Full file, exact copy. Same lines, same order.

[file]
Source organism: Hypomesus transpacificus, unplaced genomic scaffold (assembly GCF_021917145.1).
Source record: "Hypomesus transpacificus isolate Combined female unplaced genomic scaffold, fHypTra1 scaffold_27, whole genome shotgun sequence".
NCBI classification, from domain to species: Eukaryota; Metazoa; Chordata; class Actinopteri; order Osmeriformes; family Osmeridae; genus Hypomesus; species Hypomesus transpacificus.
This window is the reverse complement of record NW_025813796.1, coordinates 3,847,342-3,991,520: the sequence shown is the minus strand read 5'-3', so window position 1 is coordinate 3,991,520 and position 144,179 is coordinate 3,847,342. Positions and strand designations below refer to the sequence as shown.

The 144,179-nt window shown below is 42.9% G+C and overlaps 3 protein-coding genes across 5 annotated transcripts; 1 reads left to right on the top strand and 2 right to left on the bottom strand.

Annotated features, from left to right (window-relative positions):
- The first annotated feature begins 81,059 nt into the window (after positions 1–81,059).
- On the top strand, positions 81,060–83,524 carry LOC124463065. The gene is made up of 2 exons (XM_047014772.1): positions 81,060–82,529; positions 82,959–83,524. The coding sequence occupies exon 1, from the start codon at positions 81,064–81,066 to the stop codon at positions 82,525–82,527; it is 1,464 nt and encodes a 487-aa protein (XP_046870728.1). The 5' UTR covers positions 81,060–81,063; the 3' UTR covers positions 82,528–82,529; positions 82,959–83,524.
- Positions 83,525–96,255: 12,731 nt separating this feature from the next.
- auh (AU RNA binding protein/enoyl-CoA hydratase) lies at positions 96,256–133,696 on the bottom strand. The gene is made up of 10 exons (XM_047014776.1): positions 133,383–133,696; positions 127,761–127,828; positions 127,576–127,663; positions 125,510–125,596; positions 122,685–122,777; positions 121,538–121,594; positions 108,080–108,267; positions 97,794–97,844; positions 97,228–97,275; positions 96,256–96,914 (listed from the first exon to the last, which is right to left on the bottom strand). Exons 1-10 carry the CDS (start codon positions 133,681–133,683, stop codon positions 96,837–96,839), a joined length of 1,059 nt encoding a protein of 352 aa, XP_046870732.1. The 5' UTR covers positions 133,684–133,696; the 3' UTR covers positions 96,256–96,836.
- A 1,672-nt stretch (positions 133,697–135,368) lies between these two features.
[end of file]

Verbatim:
Source organism: Hypomesus transpacificus, unplaced genomic scaffold (assembly GCF_021917145.1).
Source record: "Hypomesus transpacificus isolate Combined female unplaced genomic scaffold, fHypTra1 scaffold_27, whole genome shotgun sequence".
NCBI classification, from domain to species: Eukaryota; Metazoa; Chordata; class Actinopteri; order Osmeriformes; family Osmeridae; genus Hypomesus; species Hypomesus transpacificus.
This window is the reverse complement of record NW_025813796.1, coordinates 3,847,342-3,991,520: the sequence shown is the minus strand read 5'-3', so window position 1 is coordinate 3,991,520 and position 144,179 is coordinate 3,847,342. Positions and strand designations below refer to the sequence as shown.

The 144,179-nt window shown below is 42.9% G+C and overlaps 3 protein-coding genes across 5 annotated transcripts; 1 reads left to right on the top strand and 2 right to left on the bottom strand.

Annotated features, from left to right (window-relative positions):
- The first annotated feature begins 81,059 nt into the window (after positions 1–81,059).
- On the top strand, positions 81,060–83,524 carry LOC124463065. The gene is made up of 2 exons (XM_047014772.1): positions 81,060–82,529; positions 82,959–83,524. The coding sequence occupies exon 1, from the start codon at positions 81,064–81,066 to the stop codon at positions 82,525–82,527; it is 1,464 nt and encodes a 487-aa protein (XP_046870728.1). The 5' UTR covers positions 81,060–81,063; the 3' UTR covers positions 82,528–82,529; positions 82,959–83,524.
- Positions 83,525–96,255: 12,731 nt separating this feature from the next.
- auh (AU RNA binding protein/enoyl-CoA hydratase) lies at positions 96,256–133,696 on the bottom strand. The gene is made up of 10 exons (XM_047014776.1): positions 133,383–133,696; positions 127,761–127,828; positions 127,576–127,663; positions 125,510–125,596; positions 122,685–122,777; positions 121,538–121,594; positions 108,080–108,267; positions 97,794–97,844; positions 97,228–97,275; positions 96,256–96,914 (listed from the first exon to the last, which is right to left on the bottom strand). Exons 1-10 carry the CDS (start codon positions 133,681–133,683, stop codon positions 96,837–96,839), a joined length of 1,059 nt encoding a protein of 352 aa, XP_046870732.1. The 5' UTR covers positions 133,684–133,696; the 3' UTR covers positions 96,256–96,836.
- A 1,672-nt stretch (positions 133,697–135,368) lies between these two features.